Imposter syndrome - A researcher’s perspective on how to overcome it and make career progress

Do you often feel like an outsider in your workplace, not competent enough for your job? Did you just get that long-awaited promotion that you feel you do not deserve? Has your research landed in a high-impact journal through ‘sheer luck’? Have you been in a meeting where you felt you were not following along, and fearful that you will be exposed as a fraud? If the answer is yes to any of these questions, you are going through the Imposter Syndrome. What’s more, you are in the company of the best in any field.

Imposter syndrome

Imposter Syndrome is a term coined by psychologists Pauline Clance and Suzanne Imes, and refers to the feeling that you are unworthy of the success you have achieved, despite evidence to the contrary. It manifests as the fear that you will be ‘found out’ and exposed as a fraud. Surprisingly, it afflicts high-performers and overachievers, especially researchers who are trained to be competitive and (self) critical. The good news: there are ways to combat this debilitating condition to make progress in your career. Read on to find how.

Say YES to the zone of discomfort

Identify the reason that is causing you to feel the imposter syndrome and use it to your advantage. Pinpoint the first time when you felt that you were not good enough to be successful. Ask yourself what it is that is making you feel inadequate, then list out the measures you can take to improve in those areas. Remember that the zone of discomfort is a place of growth and opportunity. Be a work in progress; leverage your weaknesses and embrace lifelong learning to explore new areas of knowledge and you will soon find yourself bringing creative insights and solutions to the table.

Say NO to being an expert

Today’s world demands measurable outcomes to evaluate our value as individuals. Learn to overcome this performance mindset to recognise that there are benefits to being a novice in the field. Keep in mind that quite often it is the least experienced who comes up with the most creative approaches to problem solving. The billionaire American businessperson Sarah Blakely says, “Don’t be intimidated by what you don’t know. That can be your greatest strength and ensure that you do things differently from everyone else.”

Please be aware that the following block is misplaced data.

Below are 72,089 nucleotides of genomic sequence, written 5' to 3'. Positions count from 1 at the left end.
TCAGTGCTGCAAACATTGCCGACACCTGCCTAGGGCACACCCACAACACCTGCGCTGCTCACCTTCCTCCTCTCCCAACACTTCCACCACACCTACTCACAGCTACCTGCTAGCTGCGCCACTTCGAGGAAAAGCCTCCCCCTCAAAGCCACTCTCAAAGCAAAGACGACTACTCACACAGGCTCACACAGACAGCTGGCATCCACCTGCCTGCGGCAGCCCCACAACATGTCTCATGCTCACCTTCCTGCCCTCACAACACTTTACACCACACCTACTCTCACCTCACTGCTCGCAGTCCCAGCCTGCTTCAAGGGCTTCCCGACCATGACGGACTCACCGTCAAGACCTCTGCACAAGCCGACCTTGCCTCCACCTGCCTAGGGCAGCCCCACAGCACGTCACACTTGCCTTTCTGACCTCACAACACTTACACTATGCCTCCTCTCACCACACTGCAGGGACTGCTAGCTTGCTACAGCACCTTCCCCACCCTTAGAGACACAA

Say NO to perfectionism

It creates the ultimate barrier to creativity, growth and self-confidence. It leads to the twin habits of procrastination and paralysis by analysis that will keep you from your goals. Keep in mind that the perfectionist usually creates mediocre outcomes by setting impossibly high standards and delaying action until it is too late. Do not let yourself be trapped in this vicious cycle. To quote Sheryl Sandberg, “Done is better than perfect.”

Reframe your narrative

The belief that others are more capable than you are forms the core of the imposter syndrome. Well then, use this belief to accept that they judged well when they recruited you for a job, or selected you for an exciting career opportunity. Do you know about the Japanese philosophy of Wabi-Sabi that celebrates imperfection in life and art? As Leonard Koren explains in his book Wabi-Sabi For Artists, Designers, Poets & Philosophers, “It is a beauty of things imperfect, impermanent, and incomplete.” This philosophy inspires the tradition of Kintsugi where artists mend back shattered pieces of pottery using gold lacquer to create unique pieces of art. Never forget that your experiences and insights are what make you valuable to others and use them well to create your unique Elevator Pitch.

By Surayya Taranum
Surayya Taranum did her PhD in cell biology at the University of Cologne and now works at the Institut Universitaire d'Hématologie in Paris as a researcher.


published 18-Jul-2018


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